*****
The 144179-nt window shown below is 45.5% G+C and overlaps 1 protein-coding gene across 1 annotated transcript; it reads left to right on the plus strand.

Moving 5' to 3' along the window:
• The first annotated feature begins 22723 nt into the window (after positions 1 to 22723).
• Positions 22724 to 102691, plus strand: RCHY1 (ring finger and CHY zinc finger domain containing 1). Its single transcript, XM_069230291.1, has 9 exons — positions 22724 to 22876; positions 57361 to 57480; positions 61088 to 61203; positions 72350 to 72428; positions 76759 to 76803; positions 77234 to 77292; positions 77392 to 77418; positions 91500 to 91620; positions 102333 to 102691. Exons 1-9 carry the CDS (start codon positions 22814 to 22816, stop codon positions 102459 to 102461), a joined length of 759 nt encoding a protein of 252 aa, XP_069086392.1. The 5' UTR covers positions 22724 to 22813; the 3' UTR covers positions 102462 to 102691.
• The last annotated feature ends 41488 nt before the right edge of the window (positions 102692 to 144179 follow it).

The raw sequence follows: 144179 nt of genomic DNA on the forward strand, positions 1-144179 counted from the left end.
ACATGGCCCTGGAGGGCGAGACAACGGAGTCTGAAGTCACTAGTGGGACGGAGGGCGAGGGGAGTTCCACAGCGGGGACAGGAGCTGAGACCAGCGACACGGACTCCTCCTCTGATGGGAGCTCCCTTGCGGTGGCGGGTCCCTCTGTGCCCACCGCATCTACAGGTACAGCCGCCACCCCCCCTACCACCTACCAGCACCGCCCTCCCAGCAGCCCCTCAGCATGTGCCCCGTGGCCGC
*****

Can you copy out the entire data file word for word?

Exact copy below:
The 144179-nt window shown below is 45.5% G+C and overlaps 1 protein-coding gene across 1 annotated transcript; it reads left to right on the plus strand.

Moving 5' to 3' along the window:
• The first annotated feature begins 22723 nt into the window (after positions 1 to 22723).
• Positions 22724 to 102691, plus strand: RCHY1 (ring finger and CHY zinc finger domain containing 1). Its single transcript, XM_069230291.1, has 9 exons — positions 22724 to 22876; positions 57361 to 57480; positions 61088 to 61203; positions 72350 to 72428; positions 76759 to 76803; positions 77234 to 77292; positions 77392 to 77418; positions 91500 to 91620; positions 102333 to 102691. Exons 1-9 carry the CDS (start codon positions 22814 to 22816, stop codon positions 102459 to 102461), a joined length of 759 nt encoding a protein of 252 aa, XP_069086392.1. The 5' UTR covers positions 22724 to 22813; the 3' UTR covers positions 102462 to 102691.
• The last annotated feature ends 41488 nt before the right edge of the window (positions 102692 to 144179 follow it).

The raw sequence follows: 144179 nt of genomic DNA on the forward strand, positions 1-144179 counted from the left end.
ACATGGCCCTGGAGGGCGAGACAACGGAGTCTGAAGTCACTAGTGGGACGGAGGGCGAGGGGAGTTCCACAGCGGGGACAGGAGCTGAGACCAGCGACACGGACTCCTCCTCTGATGGGAGCTCCCTTGCGGTGGCGGGTCCCTCTGTGCCCACCGCATCTACAGGTACAGCCGCCACCCCCCCTACCACCTACCAGCACCGCCCTCCCAGCAGCCCCTCAGCATGTGCCCCGTGGCCGC